At first blush, Cormandy Trucking did not have the look of a large company. Two nondescript garages, one small storage building and old mobile home serving as an office made up the physical plant. It was the number of trucks with the blue Carmondy bell filling the parking lot that suggested otherwise. There were at least thirty trucks of varying sizes. Clearly Carmondy had the ability to transport a lot of material. They were about to lose that ability.

John pulled up behind behind the two pick-up trucks and the van parked across the street from the Carmondy parking lot. As he stopped, Ceasar opened the rear door and leapt out. He was immediately surrounded by a laughing group of young people--some his age, some a little older. Ceasar pointed to John and said something in Spanish that John did not quite catch. The immediate look of respect from the group could not be missed.

"Lets get to it!" Ceasar called out. The van doors jerked open and the younger kids grabbed cans of spray paint. In a mass rush they ran toward the trucks. Using knives or sharpened screw drivers the older boys moved systematically through the parking lot. Within ten minutes every truck was sinking to the earth on flattened tires. The younger kids followed, spraying a thick layer of black paint on headlights and windshields. Even before they had finished, the older boys had dashed back to the vans and returned with bags of sugar. Caps on fuel tanks were twisted open and a full measure of sweetness added.

John Henry had said there was no apparent security around the trucking company. John had consented to using the kids only for that reason. Still, as he stood scanning the area, his hand resting on the pistol in his shoulder holster, he knew he would not be able to relax until the kids were gone. It comforted him to see Emilio standing over to his right with a similar look of prepared vigilance.

"Hey, Jefe!" Ceasar called out. "You want to come and tag one?"

The kids with the spray paint were applying some assorted gang graffiti to the truck doors. Anyone surveying the mess in the daylight might assume it had just been a random act of gang vandalism.

John was about to demure when he saw the boy standing beside Ceasar. It was Jesus Martinez. John swallowed, trying to maintain his composure. He had held Jesus' hand when he died during Operation Redemption.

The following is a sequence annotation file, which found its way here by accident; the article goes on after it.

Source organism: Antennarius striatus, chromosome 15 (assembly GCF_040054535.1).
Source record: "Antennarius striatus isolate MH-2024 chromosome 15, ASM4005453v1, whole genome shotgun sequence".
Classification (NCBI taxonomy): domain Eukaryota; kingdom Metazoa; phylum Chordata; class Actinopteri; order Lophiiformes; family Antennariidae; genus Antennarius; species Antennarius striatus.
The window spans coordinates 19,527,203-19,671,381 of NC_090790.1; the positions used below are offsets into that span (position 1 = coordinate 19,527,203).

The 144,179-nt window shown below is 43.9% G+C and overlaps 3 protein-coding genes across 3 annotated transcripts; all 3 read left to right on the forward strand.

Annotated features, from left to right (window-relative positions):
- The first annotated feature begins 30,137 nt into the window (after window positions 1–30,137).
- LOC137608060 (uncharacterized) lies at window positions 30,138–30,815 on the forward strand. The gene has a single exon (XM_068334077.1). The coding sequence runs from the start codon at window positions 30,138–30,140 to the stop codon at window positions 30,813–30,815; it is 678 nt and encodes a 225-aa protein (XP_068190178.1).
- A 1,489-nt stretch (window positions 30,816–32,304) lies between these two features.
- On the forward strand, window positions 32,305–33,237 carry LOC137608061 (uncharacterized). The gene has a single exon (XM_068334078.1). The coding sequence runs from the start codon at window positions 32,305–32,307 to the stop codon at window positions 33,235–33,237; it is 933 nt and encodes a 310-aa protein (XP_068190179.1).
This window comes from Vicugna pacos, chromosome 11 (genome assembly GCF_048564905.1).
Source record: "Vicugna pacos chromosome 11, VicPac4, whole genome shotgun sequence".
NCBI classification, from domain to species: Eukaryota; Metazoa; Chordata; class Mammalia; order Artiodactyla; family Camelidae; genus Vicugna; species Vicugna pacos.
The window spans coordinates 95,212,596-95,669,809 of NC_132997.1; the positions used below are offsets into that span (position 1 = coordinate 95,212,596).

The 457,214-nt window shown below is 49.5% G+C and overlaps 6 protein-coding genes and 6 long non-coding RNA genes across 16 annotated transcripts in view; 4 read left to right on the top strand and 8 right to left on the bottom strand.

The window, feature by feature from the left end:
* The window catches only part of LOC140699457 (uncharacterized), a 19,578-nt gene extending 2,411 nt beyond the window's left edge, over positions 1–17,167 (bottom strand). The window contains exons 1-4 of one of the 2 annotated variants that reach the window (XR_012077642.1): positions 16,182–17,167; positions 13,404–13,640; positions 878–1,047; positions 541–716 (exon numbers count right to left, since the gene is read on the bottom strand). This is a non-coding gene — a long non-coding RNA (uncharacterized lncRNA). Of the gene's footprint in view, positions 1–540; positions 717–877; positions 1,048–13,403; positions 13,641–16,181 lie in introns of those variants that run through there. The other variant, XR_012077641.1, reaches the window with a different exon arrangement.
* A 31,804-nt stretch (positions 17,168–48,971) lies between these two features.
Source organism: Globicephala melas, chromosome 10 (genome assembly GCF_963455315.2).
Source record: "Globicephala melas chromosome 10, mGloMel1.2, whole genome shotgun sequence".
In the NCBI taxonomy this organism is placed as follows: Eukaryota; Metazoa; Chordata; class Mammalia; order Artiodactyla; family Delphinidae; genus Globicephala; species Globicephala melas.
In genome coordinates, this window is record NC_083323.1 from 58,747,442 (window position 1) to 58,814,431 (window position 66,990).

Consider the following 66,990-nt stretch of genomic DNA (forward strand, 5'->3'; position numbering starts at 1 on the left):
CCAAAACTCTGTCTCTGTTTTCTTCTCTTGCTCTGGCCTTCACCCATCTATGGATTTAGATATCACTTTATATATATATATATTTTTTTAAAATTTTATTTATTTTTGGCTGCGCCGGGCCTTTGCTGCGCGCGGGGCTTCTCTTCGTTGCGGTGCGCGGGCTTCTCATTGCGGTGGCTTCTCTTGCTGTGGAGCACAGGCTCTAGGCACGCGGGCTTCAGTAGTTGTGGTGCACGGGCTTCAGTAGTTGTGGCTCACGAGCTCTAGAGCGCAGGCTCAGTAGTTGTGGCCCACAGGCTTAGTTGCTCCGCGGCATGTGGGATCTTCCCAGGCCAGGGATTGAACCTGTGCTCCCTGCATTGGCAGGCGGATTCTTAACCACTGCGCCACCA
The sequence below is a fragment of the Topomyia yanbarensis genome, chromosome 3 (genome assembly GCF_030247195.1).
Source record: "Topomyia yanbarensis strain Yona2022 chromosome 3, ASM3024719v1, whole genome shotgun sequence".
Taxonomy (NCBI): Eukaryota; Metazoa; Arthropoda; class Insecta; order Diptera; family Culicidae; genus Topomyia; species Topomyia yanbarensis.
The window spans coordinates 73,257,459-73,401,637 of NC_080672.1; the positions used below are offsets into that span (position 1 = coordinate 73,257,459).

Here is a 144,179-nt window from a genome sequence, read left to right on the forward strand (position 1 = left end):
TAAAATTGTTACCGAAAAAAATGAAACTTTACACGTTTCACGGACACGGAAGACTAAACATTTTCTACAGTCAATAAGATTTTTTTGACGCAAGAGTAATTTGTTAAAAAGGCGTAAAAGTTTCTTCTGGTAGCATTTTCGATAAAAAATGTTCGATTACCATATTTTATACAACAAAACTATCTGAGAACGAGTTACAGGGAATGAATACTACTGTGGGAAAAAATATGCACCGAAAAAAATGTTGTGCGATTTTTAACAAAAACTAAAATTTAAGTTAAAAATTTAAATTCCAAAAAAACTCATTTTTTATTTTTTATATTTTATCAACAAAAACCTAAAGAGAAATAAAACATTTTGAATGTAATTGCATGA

"Yeah Ceasar, I would." John jogged over and took the paint can from Delgado. Carefully, he painted a large triangle on the door. Then inside the geometric shape he painted a large J.

"What's that?" Ceasar asked.

"It's the sign of a crew I used to fight with." John looked again at a young Jesus Martinez. "It was called J Company." John's voice became hoarse. "The J should be red."

Ceasar patted John's arm. "Don't worry, Jefe. It will be."

John looked at Delgado and matched his smile. "Okay Ceasar, get your crew and get the hell out of here. Stay in touch with Chola."

"I'll do that. Keep it hanging Jefe."

As the three vehicles disappeared down the street, Emilio walked up to John. "They did a good job. The people who run this company are going to be very unhappy in a few hours."

John laughed. They are going to be even more unhappy when they find out their insurance has been suspended on suspicion of fraud."

Thorough, Emilio thought. He did appreciate a careful attention to detail.

"Come on, Emilio, lets get back to Chola's. This day is just beginning.


Outside Davisville California--Friday, 4:10 AM

Sarah gave up. She had been stretched out in the SUV trying to sneak a few moments of sleep, but her body was simply not going to cooperate. The adrenaline rush was not going to subside. Sleep was impossible. Climbing out of the vehicle, she saw Catherine standing a few feet away staring out into the darkness.

"Watching for something?" Sarah asked as she walked up beside Catherine.

"Not really. I am just waiting."

"With more patience than I have, apparently."

"Patience is not something you are known for, Sarah."

Damn, Sarah thought. She is being amused at me again.

"Catherine, may I ask you a question?"

"You may ask," Catherine responded.

"Why are you in this fight?"

"I beg your pardon?"

"Why are you in this fight? Why are you fighting Skynet?"

Catherine turned her face back toward the darkness. "I could give you many reasons Sarah, but the simplest is still the best. It's because I want to hope. I want to hope and I want to believe."

"Believe in what?" Sarah asked.

"In your son and in my son."

Sarah looked into the night. "I want to believe in that too, Catherine."